A United States federal court was set on Monday to hear an appeal to overturn a ruling that has prevented President Donald Trump's administration from implementing a controversial ban on travellers from six Muslim-majority countries.
The federal court in Richmond, Virginia, will scrutinise an earlier ruling by a Maryland federal judge which froze Trump’s second attempt to close US borders to citizens of Iran, Libya, Somalia, Sudan, Syria and Yemen for 90 days.
The Maryland federal judge had issued a nationwide block on the ban's core provision concerning travel from the Muslim world, saying the order raised the prospect of religious bias.
That decision came just after a broader ruling issued in Hawaii that halted the travel ban as well as a 120-day suspension of the US refugee admissions program. The White House is fighting that ruling in the Ninth US Circuit Court of Appeals, which is set to hear that case in Seattle on May 15.
Justice Department lawyers arguing on behalf of the administration will argue that the decree is necessary to ensure national security and that it does not amount to the so-called Muslim ban Trump had threatened to impose while running for office.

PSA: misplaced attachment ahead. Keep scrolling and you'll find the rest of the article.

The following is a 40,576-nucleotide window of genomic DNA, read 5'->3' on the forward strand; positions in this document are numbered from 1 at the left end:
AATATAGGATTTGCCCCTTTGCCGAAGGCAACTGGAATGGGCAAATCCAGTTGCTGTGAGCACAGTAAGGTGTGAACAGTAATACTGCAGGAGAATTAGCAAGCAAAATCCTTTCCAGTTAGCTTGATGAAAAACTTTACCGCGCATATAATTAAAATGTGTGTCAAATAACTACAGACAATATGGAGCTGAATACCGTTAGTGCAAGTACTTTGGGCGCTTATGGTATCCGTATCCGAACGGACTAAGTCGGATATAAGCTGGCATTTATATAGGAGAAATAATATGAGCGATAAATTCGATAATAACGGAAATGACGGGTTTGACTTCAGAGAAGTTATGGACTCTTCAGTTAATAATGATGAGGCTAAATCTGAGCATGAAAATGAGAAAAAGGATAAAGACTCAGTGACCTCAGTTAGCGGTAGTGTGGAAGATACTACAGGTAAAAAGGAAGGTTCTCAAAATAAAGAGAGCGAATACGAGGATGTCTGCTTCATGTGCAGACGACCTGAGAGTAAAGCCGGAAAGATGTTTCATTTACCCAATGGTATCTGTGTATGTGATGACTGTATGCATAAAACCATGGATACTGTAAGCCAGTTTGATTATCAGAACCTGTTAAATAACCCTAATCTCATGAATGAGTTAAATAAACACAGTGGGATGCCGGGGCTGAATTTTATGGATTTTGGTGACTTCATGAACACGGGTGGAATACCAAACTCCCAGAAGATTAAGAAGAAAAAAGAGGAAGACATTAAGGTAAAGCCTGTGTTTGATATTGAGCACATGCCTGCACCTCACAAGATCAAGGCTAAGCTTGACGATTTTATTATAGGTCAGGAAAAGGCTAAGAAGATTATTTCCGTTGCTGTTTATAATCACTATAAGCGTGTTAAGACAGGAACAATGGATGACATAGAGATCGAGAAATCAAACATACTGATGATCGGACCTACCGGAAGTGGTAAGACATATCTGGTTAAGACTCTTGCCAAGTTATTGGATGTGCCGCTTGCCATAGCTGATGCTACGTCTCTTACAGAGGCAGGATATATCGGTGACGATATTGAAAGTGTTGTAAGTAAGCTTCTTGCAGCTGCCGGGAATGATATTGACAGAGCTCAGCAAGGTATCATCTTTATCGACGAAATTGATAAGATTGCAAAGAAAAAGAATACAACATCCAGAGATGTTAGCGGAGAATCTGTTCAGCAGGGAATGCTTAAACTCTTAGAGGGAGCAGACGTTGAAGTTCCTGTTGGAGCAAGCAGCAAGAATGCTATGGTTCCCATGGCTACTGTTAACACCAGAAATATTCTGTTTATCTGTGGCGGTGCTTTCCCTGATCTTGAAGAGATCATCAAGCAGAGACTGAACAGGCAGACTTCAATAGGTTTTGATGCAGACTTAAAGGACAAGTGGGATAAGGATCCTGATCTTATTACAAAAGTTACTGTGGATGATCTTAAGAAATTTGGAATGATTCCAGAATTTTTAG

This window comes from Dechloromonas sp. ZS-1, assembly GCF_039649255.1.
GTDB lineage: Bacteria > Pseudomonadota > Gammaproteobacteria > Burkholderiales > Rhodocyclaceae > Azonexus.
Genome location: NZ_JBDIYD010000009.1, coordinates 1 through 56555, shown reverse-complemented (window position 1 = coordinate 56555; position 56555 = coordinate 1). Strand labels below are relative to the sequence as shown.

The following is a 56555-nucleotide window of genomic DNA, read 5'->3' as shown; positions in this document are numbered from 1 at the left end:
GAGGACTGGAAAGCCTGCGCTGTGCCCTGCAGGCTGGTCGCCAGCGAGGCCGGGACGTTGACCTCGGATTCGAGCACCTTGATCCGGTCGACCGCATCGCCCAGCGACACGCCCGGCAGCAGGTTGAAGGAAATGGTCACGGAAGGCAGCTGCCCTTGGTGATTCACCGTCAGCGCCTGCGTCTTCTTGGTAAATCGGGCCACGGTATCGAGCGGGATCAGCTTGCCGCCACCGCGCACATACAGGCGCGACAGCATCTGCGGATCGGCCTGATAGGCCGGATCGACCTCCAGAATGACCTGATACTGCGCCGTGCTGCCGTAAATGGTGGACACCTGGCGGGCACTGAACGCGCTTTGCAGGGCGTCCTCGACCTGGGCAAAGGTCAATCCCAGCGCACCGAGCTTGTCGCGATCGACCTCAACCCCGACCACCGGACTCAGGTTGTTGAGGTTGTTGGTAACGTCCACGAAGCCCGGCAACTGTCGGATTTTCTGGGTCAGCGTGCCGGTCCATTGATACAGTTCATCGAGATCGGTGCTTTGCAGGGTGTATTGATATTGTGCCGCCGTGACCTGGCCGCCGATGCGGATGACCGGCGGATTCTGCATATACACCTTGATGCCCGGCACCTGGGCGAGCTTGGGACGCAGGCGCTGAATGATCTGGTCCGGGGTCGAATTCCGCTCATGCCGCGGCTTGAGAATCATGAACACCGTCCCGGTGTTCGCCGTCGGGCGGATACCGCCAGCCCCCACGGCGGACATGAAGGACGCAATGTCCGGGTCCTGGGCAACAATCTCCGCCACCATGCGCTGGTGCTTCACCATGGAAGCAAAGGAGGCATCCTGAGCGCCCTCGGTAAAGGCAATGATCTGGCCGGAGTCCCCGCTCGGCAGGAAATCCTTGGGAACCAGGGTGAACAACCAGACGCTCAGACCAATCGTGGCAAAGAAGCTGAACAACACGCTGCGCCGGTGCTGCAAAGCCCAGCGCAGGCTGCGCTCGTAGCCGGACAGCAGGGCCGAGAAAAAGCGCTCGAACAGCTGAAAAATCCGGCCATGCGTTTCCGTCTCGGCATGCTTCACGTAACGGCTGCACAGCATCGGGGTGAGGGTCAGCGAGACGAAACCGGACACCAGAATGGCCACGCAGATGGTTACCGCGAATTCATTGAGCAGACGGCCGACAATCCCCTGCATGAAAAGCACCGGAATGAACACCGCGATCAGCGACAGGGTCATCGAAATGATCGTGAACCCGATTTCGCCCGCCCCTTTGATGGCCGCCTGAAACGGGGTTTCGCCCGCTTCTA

Trump dropped the original travel ban after it was challenged in the courts and replaced it with the current ban, which is more limited.
The first decree, which prompted mass protests and sowed chaos at US airports, was blocked by a court in Washington state on the grounds that it violated the constitution's prohibition of religious discrimination, a ruling that was upheld on appeal.
The modified version removed Iraq from the ban, but has run into the same objections.
Although it does not explicitly mention Muslims, US District Judge Theodore Chuang of Maryland accepted arguments that Trump's history of anti-Muslim rhetoric presented "a convincing case" that his second executive decree amounted to "the realisation of the long-envisioned Muslim ban."
Trump has vowed to fight the "flawed" ruling all the way to the Supreme Court.